Companies trot out all sorts of offers to entice players to buy games early. But what do you think has been the worst pre-order bonus? Let’s take a tour of the Siliconera staff’s favorite bad ones. Share your pick in the comments!
I think it goes without saying that Deus Ex: Mankind Divided had, perhaps, some of the worst pre-order bonuses to date. So much so that Square Enix had to change the pre-order bonuses due to overwhelming backlash to in-game items and guns being locked behind pre-order tiers. Can’t get much worse than that! Though I’m sure there are more than a few than could potentially hold a candle to this. — Kazuma
I can think of an even worse pre-order bonus situation.
Who here remembers Zero Time Dilemma for the 3DS and Vita?
Who remembers the Zero Time Dilemma pre-order watch?
It was supposed to look like the in-game watches everyone would wear. Well, problems happened before shipments went out. The watches weren’t ready at launch. And then, when they did start showing up, some were broken.
Or, worse, people who went through Amazon had to deal with a situation in which promotional credit was set to their accounts, they had to “buy” watches for $500, but even though Amazon would “give” them the credit for the watches, there were still things like tax to take into account.
And then some of those ended up being broken when they arrived. It was a bad time! — Jenni
The Japanese PS4 release of Valkyria Chronicles 4 in March 2018 was my worst pre-order bonus experience. Sega had “A United Front With Squad 7” as exclusive DLC in the limited 10th Anniversary Memorial Pack. But since I pre-ordered the regular physical copy, I didn’t get this DLC.
The real kicker was that Sega made the Squad 7 DLC available more easily when the game launched in other platforms and regions in the following months. Guess how long did owners of the regular Japanese PS4 release have to wait until they could get it? Over two and a half years, in October 2020. That was the moment when I had one of the biggest regrets of my lifetime. — Kite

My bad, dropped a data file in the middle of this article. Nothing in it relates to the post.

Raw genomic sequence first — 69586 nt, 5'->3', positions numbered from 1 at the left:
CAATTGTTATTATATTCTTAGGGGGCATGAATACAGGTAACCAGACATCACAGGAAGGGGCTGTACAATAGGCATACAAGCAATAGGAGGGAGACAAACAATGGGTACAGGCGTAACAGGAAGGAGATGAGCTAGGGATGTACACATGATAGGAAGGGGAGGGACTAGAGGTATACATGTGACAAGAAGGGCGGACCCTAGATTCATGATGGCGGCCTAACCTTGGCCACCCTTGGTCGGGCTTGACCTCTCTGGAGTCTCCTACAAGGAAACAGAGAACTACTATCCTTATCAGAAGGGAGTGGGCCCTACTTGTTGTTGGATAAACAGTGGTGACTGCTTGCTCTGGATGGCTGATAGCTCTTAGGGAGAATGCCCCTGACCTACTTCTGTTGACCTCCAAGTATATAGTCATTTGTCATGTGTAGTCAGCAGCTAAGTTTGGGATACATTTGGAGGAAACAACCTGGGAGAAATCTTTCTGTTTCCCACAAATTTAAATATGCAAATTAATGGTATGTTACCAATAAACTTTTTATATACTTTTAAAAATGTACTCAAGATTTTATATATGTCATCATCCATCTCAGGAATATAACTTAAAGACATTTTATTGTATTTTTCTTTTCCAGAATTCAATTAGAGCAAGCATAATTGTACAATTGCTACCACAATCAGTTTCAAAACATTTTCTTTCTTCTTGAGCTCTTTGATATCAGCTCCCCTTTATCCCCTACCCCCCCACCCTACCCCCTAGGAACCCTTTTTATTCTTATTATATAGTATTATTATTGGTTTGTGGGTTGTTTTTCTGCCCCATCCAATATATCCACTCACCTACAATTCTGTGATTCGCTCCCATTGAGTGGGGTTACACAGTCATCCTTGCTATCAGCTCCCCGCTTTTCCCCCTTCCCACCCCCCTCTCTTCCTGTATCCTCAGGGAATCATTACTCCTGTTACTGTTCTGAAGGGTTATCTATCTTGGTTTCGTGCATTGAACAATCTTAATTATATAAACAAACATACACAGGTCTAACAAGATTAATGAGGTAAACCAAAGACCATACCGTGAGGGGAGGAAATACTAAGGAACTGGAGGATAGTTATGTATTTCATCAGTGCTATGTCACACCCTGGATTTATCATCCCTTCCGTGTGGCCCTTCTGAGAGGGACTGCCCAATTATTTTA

Growing up in Southeast Asia generally meant that most of the games I bought as a youth were pirated. Games would otherwise be far too expensive, being imported from America or Japan.
That changed in recent years, as rising buying power and specialty game retailers made it easier to find “original” games at affordable prices. But “pre-order culture” still took a while to take root. Early “Asian editions” of major releases didn’t have the cool figurines or bespoke tchotchkes that western or Japanese buyers could look forward to. Instead, local retailers substituted in cheap, generic “swag” items like coffee mugs, notebooks and mouse pads.
Preordering a new video game should feel like you’re getting something unique to the game itself, and not like you bought some limited-time sale item at the grocery. — Josh
On the scale of pre-order bonuses, one end houses some truly cool physical items, and inoffensive, nonessential cosmetics land somewhere in the middle. The worst ones? They’re actively harmful.
My least favorite of these was a part of one of my favorite games of recent years: Mario + Rabbids: Kingdom Battle. Included with advance purchase was the “Pixel Pack,” a series of blocky weapons for each character. The problem? They were way too good for early-game fights. You may want a leg up on progression in a multiplayer title, but in a solo campaign, you’re just ruining the challenge of some missions. — Graham
Getting any kind of bonus — no matter how cheesy or cheap the item might be — is always a nice touch. Personally, I’m not a fan of any retailer-specific in-game bonuses that are never offered up in any other way later. Also, any game that feels the need to lure in players with tons of useless cosmetic loot or allows new players to swoop in with unearned advantages is not my jam.
Case in point: Borderlands 2. The pre-order came with golden guns, a new character class, and a golden key for better gear. Sure, it might not have been game-breaking, but it makes me wonder: does adding so many bonuses to boost sales at launch cheapen the game? Shouldn’t a game stand on its own merits, and not some useless swag? — Carley